Blog Archives

All Archived Posts in Resources



Logo Artwork Sheet

Mentioned a few weeks back that I'd make a version of my Client Logo Artwork Sheet available as a quick downloadable template.

Here's that template: Logo_Artwork_Sheet_for_Download.zip, and it's pretty simples, and nothing at all fancy.

I use this Logo Artwork Sheet as a quick preliminary way to get the client their logo files, then I work on the larger set of Guidelines, if they've been requested.

It's not the same as some of my previous one-page Logo Specification Sheets and here available for download, it's just a means to supply the client with the main logo versions, which they can just pick-up and use.

This is all dependant on the client having access to something like Illustrator of course. If they don't, then I send them this as a PDF, then also attach the various logo versions as JPG's etc.

 

client-logo-artwork-sheet-for-download-example2

Artwork Created in Illustrator CC2014

The artwork is created in Illustrator CC2014, and saved as .eps and .pdf, zipped up in one file, which you can download: Logo_Artwork_Sheet_for_Download.zip

Social Media Version x2

I've started to create both square, and round versions of the Social Media version, as some platforms use just one or the other. If it's the circular version of the Social Media Profile Image, then you often need to size and position the logo mark a little differently than you'd do in the square version.

What You'll Need to Do

You'll need to change the fonts, replace the client name wording, and of course, drop in your versions of the logos, as well as changing the colours to suit.

Please feel free to use, and change as you see fit. 

 

Client Logo Artwork Sheet for Download Client Logo Artwork Sheet for Download

Other Downloadable Templates

I do have numerous other downloadable templates available, that I've done over the years, so feel free to browse through the Resources and Templates categories.

If you come across any dead download links, then please hit me up on Twitter, thanks.





Freelance Graphic Designers: How do you Find New Work and Clients?

Thought I'd poll all you freelance graphic designers, logo and web designers out there, and see how you all collectively find yourself new clients, or how clients find you.

I've opened up Comments below, so please take a moment to share your various strategies.

Hopefully you'll like to share any methods that you employ in your quest to make yourself findable to potential clients, such as:

Google Search, Blogging, Social Media, External Portfolios, Paid Freelance Directories & Showcases, Paid Ad platforms like AdWords and Facebook Ad's, Local Press Advertising and Marketing.

How do you help potential clients find your design studio, how do you help yourself be found amongst the ever increasing number of freelance designers and design studios?

My Basic Strategy

I for one mostly have bene able to rely on Google, through many years of blogging. It seems the majority of my client clients still find me via Google Search.

Some clients find me on Portfolio platforms like:Behance, Coroflot, and Dribbble (paid-up Pro member), whilst a small percentage find me on LinkedIn, directly on Twitter and Facebook.

Some new leads come from word-of-mouth, recommendations and the occasional repeat client.

I do dabble with the occasional Paid FaceBook Ad campaign, but that's mostly to just help overall awareness; Sowing the seeds so-to-speak.

There's no doubt that over the last few years, it's become dramatically harder to find new clients just due to the sheer scope of competition.

There are many any new freelance logo and graphic designers arriving to compere for work each day, not to mention the heavy competition from crowdsourcing sites like 99Designs and Crowdspring.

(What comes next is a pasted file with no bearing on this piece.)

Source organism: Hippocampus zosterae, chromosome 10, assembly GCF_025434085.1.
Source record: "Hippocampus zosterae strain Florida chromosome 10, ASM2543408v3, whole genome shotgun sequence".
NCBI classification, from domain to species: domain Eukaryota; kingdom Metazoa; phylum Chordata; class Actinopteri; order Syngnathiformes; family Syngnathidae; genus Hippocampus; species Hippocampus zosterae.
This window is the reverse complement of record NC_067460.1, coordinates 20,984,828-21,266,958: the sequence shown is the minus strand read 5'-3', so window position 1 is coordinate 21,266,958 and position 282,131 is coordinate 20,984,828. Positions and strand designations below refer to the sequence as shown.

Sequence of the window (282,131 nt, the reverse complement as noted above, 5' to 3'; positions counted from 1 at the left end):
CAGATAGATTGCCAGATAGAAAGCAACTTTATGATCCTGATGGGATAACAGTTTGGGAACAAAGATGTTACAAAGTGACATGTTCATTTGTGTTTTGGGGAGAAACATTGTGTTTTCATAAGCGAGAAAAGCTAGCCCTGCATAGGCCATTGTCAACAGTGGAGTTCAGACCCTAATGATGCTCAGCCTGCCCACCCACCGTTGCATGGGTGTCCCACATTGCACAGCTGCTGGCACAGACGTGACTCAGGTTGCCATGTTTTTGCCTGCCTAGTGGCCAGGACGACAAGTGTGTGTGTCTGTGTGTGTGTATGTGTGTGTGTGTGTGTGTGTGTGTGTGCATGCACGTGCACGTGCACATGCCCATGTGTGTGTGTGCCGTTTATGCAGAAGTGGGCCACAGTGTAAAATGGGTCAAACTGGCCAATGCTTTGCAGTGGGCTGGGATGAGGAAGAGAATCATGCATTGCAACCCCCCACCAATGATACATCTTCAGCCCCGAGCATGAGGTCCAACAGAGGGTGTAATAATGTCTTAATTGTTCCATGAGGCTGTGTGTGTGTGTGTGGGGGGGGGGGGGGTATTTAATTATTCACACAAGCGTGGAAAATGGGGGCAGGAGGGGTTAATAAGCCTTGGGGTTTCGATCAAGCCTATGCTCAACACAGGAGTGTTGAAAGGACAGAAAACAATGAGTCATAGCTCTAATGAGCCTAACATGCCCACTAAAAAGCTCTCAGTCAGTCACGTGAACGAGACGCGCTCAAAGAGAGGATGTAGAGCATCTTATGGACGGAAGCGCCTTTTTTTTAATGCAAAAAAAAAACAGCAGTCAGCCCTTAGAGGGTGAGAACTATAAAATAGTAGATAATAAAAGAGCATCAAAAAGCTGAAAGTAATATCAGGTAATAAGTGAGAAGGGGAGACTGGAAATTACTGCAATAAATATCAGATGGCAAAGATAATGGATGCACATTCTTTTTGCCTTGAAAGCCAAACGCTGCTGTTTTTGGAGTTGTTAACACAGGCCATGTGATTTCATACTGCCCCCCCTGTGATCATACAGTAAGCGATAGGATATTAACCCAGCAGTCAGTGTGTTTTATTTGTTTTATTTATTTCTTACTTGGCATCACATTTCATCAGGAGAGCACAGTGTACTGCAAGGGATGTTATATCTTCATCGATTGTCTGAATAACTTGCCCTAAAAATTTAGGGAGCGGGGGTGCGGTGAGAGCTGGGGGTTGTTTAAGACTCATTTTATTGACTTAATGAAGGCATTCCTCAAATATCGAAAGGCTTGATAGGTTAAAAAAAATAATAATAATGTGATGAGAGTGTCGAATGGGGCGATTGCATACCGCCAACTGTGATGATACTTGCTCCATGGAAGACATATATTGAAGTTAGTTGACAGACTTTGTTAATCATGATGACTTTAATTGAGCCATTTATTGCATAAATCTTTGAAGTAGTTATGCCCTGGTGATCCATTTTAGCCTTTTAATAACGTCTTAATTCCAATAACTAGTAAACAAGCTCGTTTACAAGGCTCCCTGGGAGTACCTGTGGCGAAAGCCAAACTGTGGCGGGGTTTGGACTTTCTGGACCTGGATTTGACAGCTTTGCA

If you're of a generous and helpful disposition, then it'd be great to hear how you look for, and get new clients.

 




Custom Logo Designs For Sale

This page shows some of the custom logo designs that I have available, for sale, on here on this page: Custom Logos, Symbols & Icon Designs For Sale.

I have thought long and hard about having logos for sale on my website, as I don't want to have my website mistakingly associated with Stock Imagery.

The simple fact is that I have accumulate 100's of unused logo designs, ideas, concepts over the many years of being a graphic designer, and it's frankly just a waste to have them all hidden away, and never used.

Custom logo designs icon and symbols for sale

Previously Commissioned Logo & Brand Identity Projects

These unused logo design ideas are often the result of previously commissioned logo and brand identity projects.

Bear in mind that for each client, I might: develop, doodle, sketch and conceptualize dozens of logo ideas, not all of them the client will see.

The logo ideas that the client will see will be a small fraction of those that I have developed, and from that selection only one idea will be chosen.

The 'leftovers' are sometimes repurposed for new projects, or left in the shadows.

It really seems silly, and a waste, to not do anything productive with the 'unseen', so hence I decided to tidy up these 'forgotten' logo sketches and ideas, and sell them as 'ready-made' logo designs.

I don't like the sound of 'ready-made', as in reality, any logo design sold will probably have some changes made to suit the clients' specific needs, but for the most part they are left as is. Small changes like: colours, layout, type swaps are the usual changes made.

Custom logo designs icon and symbols for sale

As you can see some of the logo designs have brand names associated with them, but for the most part these are just 'placeholders', and are not supplied with the logo.

The client will no doubt have their own brand name to insert with the logo they have chosen to purchase.

Exclusivity

Importantly for any potential buyer looking to buy one of my custom logo designs, is that they are all completely exclusive, and will only be sold the once.

For each logo design purchased, the client will receive all copyright and artwork, Transfer of Copyright (me passing over my intellectual design ownership), and then the client is free to do with this logo as they see fit.